Case Study Part 3: LeAnn’s Amish Sampler Quilt

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This is part three of a design case study to show you how I walk through the process of designing the custom quilting on a quilt. You can find part one here and part two here. In this case, my client, LeAnn has selected a grouping of designs she likes through an online workbook I set up for her. You can see her design selections here.

I won’t be using all of these designs or even most of them. I’m using the design notebook so I can get a clear idea of the style of quilting LeAnn prefers and so that we can both be clear about the custom quilting she’ll have on her top.

You’ll have to click on the photos in this post to see the lines I’ve drawn in photoshop as I played around with placement because I used a light green to draw and you can’t the lines unless you click on the photos. The drawing I did in the first photo shows a traditional sampler custom quilt layout with each block getting an individual motif set in the blocks. Typically each block would be a different motif.

However, as I saw the strong diamond frame her piecing provided, I decided to play around with putting one massive motif in the center of the quilt. This would allow me to layer the quilting on top of the piecing as a completely separate element. It would give a whole new dimension to the quilting.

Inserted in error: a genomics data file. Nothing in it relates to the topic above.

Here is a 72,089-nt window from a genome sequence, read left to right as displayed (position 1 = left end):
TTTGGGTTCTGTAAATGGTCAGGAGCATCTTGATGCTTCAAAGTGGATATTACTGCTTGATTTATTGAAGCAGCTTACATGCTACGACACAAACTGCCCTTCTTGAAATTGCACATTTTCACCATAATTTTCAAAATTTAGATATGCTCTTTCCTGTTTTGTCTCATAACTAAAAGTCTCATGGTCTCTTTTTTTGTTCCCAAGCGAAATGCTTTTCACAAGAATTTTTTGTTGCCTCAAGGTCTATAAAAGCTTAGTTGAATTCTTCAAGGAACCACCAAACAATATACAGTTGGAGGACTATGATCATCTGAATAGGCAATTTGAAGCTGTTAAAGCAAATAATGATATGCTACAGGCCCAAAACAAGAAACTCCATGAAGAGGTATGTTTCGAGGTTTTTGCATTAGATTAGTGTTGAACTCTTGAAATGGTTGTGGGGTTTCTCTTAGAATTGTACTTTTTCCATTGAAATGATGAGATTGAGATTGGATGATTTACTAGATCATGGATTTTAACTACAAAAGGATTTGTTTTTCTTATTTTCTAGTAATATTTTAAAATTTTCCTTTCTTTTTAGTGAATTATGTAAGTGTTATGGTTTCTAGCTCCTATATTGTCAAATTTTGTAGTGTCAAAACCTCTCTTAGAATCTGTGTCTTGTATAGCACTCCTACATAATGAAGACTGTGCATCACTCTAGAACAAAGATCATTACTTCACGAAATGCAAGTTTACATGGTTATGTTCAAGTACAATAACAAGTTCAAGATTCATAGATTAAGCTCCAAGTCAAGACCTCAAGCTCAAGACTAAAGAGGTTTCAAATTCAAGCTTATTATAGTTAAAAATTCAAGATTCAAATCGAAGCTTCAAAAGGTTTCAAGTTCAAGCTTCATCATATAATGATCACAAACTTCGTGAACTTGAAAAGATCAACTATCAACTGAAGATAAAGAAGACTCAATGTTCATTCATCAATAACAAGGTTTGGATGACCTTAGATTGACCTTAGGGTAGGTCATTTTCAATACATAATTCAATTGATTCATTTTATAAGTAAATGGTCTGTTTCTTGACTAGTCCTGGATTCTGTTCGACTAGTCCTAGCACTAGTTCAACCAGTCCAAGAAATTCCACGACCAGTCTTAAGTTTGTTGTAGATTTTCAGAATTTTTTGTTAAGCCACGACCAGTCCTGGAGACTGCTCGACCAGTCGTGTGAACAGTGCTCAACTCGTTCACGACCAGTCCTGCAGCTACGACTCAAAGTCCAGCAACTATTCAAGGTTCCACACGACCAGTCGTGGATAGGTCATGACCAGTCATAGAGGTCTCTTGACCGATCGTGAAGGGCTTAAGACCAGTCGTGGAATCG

I sent this idea to LeAnn who gave it the green light. At that point I was ready to move to the machine. I use an APQS Millennium with a 26″ throat so I can cover a great deal of real estate in one pass. I loaded the top lengthwise on the frame so I could reduce the number of advances needed. I chalked out the top of the diagonal frame so I could keep it clear of stitching while I worked on the two outside borders.

I used my Columbus finial along with a basic swag for the outside border. I dropped in a block motif into the cornerstone and did freehand feathers built upon a spine provided by my Intelliquilter while keeping the center portion of the inside border clear so I could extend the diamond frame from the center of the quilt outward.

In the next post I’ll show you more final photos of the diamond frame built on her quilt with the large feather motif that floats in the center of her Amish Sampler. It looks great!

Take a look at the rest of this case study. You can see part 1 here,  part 2 here, this the post for part 3, and part 4 here.

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